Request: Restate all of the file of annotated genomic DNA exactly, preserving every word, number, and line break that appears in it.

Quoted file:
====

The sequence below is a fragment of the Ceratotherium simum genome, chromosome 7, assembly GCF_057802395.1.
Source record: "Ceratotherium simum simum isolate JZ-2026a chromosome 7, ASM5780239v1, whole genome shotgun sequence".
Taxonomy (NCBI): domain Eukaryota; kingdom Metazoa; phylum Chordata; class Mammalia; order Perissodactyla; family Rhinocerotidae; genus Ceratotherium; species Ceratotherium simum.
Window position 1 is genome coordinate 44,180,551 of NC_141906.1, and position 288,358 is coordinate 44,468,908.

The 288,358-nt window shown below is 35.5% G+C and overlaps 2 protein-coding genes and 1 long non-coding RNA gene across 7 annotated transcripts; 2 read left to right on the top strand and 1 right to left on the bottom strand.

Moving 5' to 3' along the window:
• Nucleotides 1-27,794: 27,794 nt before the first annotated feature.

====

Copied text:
The sequence below is a fragment of the Ceratotherium simum genome, chromosome 7, assembly GCF_057802395.1.
Source record: "Ceratotherium simum simum isolate JZ-2026a chromosome 7, ASM5780239v1, whole genome shotgun sequence".
Taxonomy (NCBI): domain Eukaryota; kingdom Metazoa; phylum Chordata; class Mammalia; order Perissodactyla; family Rhinocerotidae; genus Ceratotherium; species Ceratotherium simum.
Window position 1 is genome coordinate 44,180,551 of NC_141906.1, and position 288,358 is coordinate 44,468,908.

The 288,358-nt window shown below is 35.5% G+C and overlaps 2 protein-coding genes and 1 long non-coding RNA gene across 7 annotated transcripts; 2 read left to right on the top strand and 1 right to left on the bottom strand.

Moving 5' to 3' along the window:
• Nucleotides 1-27,794: 27,794 nt before the first annotated feature.